“It is our practice to cross-dress on Purim – find the other in yourself. Dress up and try on Esther’s role, be Haman the villain, the king and the assassin. The Scroll of Esther invites you onto the stage of history. For what cause would you risk giving up your privilege, position, and lifestyle? For what would you risk your life? For what principles or causes ought a person to risk life? Is the King of unawareness and apathy, Ahashverosh there inside too? Better to discover these qualities in play than to act them out and destroy what it means to be a Jew.” ~ Rabbi Goldie Milgram :: read more

I think often of blind spots: What don’t I know I don’t know? How do I remember what I’ve forgotten and further pull back the opaque curtains of my own ignorance? How do I save my people and where am I unknowingly contributing to my cousins’ peril?

We have to put ourselves in the shoes of all the players. We have to learn the whole script — not just our own lines — in order to fully grok the show. And a show it is — a comic-tragedy of epic, real-life proportions.

Against this backdrop, right on this stage, my kids are coming of age. They are learning how to play fair in a landscape that’s anything but. They come with many advantages — not the least of which are fair skin and good looks. This alone is so many kinds of wrong my head wants to explode, but rather than wringing my hands, I must keep helping them see what everyday experiences they undertake that would not be imaginable for an undocumented kid, for example.

Also in Jewish tradition, I seek out more questions rather than claiming to have answers:

What does my white privilege have to do with agreeing to allow my teenager to travel unaccompanied by train? What does class privilege have to do with allowing my biologically female child to use the men’s room in a public arena? What does being Jewish have to do with our role in this unraveling world, where in our tradition, we are commanded to ditch all of the commandments if it means saving one life — Jewish or not?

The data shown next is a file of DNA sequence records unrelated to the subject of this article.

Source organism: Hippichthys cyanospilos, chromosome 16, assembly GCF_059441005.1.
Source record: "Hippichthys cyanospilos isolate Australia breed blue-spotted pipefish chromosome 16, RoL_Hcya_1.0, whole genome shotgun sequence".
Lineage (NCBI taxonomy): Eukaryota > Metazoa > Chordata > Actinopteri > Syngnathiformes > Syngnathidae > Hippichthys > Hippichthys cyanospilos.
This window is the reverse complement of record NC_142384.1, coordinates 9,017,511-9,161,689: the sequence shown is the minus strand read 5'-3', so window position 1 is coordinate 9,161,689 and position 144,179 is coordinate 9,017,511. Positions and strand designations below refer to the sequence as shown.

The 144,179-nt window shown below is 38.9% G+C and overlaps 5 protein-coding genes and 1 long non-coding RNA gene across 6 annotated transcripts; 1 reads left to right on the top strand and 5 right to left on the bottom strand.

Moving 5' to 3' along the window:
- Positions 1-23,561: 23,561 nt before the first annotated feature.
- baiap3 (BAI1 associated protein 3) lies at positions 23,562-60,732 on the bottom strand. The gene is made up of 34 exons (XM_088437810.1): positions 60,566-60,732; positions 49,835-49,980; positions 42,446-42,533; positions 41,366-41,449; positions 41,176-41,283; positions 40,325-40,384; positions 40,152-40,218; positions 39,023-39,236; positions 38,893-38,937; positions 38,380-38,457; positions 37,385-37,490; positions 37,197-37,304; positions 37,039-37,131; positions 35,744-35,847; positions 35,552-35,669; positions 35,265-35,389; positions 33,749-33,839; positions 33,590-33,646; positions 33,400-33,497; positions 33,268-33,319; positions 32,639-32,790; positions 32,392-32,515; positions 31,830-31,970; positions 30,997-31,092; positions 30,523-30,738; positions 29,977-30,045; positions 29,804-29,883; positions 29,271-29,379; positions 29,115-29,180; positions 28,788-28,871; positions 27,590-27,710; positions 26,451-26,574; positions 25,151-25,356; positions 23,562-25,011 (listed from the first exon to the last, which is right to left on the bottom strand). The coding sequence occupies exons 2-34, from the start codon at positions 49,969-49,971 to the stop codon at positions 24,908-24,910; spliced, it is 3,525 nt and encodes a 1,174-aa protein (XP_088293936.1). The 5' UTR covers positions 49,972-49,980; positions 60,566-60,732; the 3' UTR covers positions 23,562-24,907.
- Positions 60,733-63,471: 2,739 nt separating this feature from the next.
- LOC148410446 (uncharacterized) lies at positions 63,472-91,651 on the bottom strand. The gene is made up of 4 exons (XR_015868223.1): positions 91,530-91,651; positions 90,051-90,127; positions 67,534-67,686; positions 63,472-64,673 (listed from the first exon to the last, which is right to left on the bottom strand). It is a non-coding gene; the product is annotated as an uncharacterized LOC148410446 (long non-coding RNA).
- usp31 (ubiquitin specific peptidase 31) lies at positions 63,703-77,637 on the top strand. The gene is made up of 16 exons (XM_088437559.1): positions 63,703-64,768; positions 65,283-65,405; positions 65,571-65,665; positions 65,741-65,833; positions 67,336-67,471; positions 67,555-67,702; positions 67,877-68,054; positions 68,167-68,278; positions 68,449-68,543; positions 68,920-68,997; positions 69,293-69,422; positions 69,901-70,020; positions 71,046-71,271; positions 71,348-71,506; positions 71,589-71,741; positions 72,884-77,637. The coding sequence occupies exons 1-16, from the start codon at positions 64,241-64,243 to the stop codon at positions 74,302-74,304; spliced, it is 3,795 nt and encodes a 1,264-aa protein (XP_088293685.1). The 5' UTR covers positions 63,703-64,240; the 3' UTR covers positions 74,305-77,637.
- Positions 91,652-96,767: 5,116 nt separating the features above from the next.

Time for another splash of coffee. Time to kiss my wife good morning (again). Time to shower, get dressed, and look in the mirror, directly into my own eyes, to make sure I’m all the way here. No masks. No deceit. May I move into the day awake. No one is coming to save us.

“That which is hateful to you, do not unto another: This is the whole Torah. The rest is commentary — [and now] go study.” ~ Rabbi Hillel :: read more 

Real Life

The Time I Threw Out My New iPod: Taking Care of My Brain

March 1, 2017

Today, I was not just late for a meeting. Today I missed a meeting altogether. I’m loathe to tell you why, but you might guess so here it goes: I was sleeping. I had forgotten to double check my calendar before deciding to take a mid-morning nap with Mani, and sure enough, when I woke up I realized I was 30 minutes, also known as “too,” late to make it.

This morning, I had two copies of “Why I Was Late for Our Meeting” sitting on the little chest where we keep the dishes in the kitchen. I knew they were both books I set aside to give away. The problem was, I had no idea whom they were for. Over the course of two or so hours, some Facebook messages and emails tipped me off, and I remembered. But oh, the forgetting is disconcerting.